smallQuoteThe gap between the demand for finance from micro businesses and their expectation of success for raising it is alarming.
iwoca was founded to support micro businesses which are underserved by high street banks and larger lenders, and is committed to helping these smaller firms recover from the pandemic. We aim to lend at least £200 million through the Coronavirus Business Interruption Loan Scheme (CBILS), with 83% of our loan approvals going to brand new customers over the past month. In further support of SMEs recovering from the pandemic, we’ve also pledged to lend £220 million to small businesses in the North of England by 2023.
“The gap between the demand for finance from micro businesses and their expectation of success for raising it is alarming,” says our CEO and co-founder, Christoph Rieche. “Many businesses have not been able to access funding via the Bounce Back Loan Scheme and need urgent support. We, alongside many other lenders, are committed to work with the big banks to find solutions to bring much needed finance to them.”
Data & analysis used:
The most recent data from HMRC on the Coronavirus Job Retention Scheme published on 25 November 2020 looks at the time period up until 30 September 2020:
- For businesses with 1-9 employees, 788,200 workers were furloughed out of 3,958,300 who are eligible for the furlough scheme (19.9%)
- For businesses with 10-49 employees, 591,400 workers were furloughed out of 4,407,900 who are eligible for the furlough scheme (13.4%)
- For businesses with 50-249 employees, 382,200 workers were furloughed out of 4,584,500 who are eligible for the furlough scheme (8.3%)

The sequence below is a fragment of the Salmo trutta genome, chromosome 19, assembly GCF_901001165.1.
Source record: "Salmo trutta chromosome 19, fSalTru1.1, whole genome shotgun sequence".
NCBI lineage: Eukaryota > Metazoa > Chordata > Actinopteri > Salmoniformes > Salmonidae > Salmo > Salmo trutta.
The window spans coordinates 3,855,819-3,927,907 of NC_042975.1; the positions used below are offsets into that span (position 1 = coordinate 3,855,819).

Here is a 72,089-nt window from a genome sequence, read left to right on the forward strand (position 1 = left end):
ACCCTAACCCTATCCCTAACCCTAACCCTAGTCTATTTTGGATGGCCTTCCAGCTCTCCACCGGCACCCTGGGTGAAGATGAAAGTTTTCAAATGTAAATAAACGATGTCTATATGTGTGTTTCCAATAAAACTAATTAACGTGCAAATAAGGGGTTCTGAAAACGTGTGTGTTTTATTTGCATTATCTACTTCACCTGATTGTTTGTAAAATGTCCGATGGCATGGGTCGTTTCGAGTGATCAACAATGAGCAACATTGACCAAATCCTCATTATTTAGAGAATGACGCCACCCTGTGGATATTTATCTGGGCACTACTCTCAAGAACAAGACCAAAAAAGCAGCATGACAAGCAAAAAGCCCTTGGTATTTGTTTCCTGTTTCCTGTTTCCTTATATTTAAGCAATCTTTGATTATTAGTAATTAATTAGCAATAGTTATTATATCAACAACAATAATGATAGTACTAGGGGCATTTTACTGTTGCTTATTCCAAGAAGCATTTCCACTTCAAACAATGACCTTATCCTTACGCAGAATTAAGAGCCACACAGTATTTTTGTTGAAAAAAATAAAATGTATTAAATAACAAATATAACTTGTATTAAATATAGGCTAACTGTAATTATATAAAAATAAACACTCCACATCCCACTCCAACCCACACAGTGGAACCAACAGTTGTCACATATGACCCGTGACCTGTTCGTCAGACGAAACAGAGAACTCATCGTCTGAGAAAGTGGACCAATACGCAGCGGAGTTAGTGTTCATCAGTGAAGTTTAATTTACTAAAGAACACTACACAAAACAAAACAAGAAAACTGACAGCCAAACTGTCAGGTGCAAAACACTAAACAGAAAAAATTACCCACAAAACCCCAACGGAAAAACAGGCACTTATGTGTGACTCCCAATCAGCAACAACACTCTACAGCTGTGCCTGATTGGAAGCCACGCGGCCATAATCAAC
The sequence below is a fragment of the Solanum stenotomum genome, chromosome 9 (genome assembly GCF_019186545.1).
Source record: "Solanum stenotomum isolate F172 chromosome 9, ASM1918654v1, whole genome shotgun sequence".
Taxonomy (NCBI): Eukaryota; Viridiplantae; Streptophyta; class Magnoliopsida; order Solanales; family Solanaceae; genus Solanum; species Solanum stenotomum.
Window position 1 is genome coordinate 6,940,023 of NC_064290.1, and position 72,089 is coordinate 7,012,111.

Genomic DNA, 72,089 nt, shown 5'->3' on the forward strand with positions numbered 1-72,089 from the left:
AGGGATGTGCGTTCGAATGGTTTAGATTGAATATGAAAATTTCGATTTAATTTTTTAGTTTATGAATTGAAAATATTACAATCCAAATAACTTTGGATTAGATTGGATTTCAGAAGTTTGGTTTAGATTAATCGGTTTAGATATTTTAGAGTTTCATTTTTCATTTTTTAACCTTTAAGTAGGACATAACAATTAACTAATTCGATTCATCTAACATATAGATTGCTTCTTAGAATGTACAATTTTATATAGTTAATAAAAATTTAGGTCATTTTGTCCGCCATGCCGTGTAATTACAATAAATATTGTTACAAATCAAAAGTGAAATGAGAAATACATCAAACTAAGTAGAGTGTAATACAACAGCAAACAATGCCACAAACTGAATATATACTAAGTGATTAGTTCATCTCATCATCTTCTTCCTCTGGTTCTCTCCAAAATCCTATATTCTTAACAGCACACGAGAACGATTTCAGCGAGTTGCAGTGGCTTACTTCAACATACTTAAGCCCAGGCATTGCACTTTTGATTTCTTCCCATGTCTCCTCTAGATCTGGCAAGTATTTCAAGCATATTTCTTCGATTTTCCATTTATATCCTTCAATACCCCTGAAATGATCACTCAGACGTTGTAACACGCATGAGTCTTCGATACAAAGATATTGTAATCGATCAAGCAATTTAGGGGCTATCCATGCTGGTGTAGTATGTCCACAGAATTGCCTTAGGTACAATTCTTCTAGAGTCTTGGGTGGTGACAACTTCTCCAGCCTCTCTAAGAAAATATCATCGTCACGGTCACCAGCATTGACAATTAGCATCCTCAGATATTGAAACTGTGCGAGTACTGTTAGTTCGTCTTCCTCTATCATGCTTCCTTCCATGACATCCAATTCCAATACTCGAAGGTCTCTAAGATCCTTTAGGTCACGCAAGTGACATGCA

- For businesses with over 250 employees, 665,400 workers were furloughed out of 17,402,300 who are eligible for the furlough scheme (3.8%)
Micro businesses are also less likely to have recovered from peak demand of the furlough scheme, suggesting that larger firms have found it relatively easier to return to near-normality:
- For businesses with 1-9 employees, 788,200 workers were furloughed at the end of September, 61.1%lower than the peak of 2,024,900 in April
- For businesses with 10-49 employees, 591,400 workers were furloughed at the end of September, 70.2% lower than the peak of 1,981,700 in April
- For businesses with 50-249 employees, 382,000 workers were furloughed at the end of September, 74.2% lower than the peak of 1,479,600 in May
- For businesses with over 250 employees, 665,400 workers were furloughed at the end of September, 80.7% lower than the peak of 3,448,500 in May
BVA BDRC SME Finance Monitor, September 2020:
- 41% of micro businesses (0-9 employees) felt their application for finance would be successful for the 3 months to September, Q3 (p. 36).
- 34% of micro businesses (0-9 employees) felt their application for finance would be successful for the 3 months to August 2020 (p. 36, SME Finance Monitor, August 2020). This is the lowest measure for micro businesses since Q2 in 2013 at 29% (p. 223)
- Future appetite for finance increased across all size bands in 2020 (p. 33)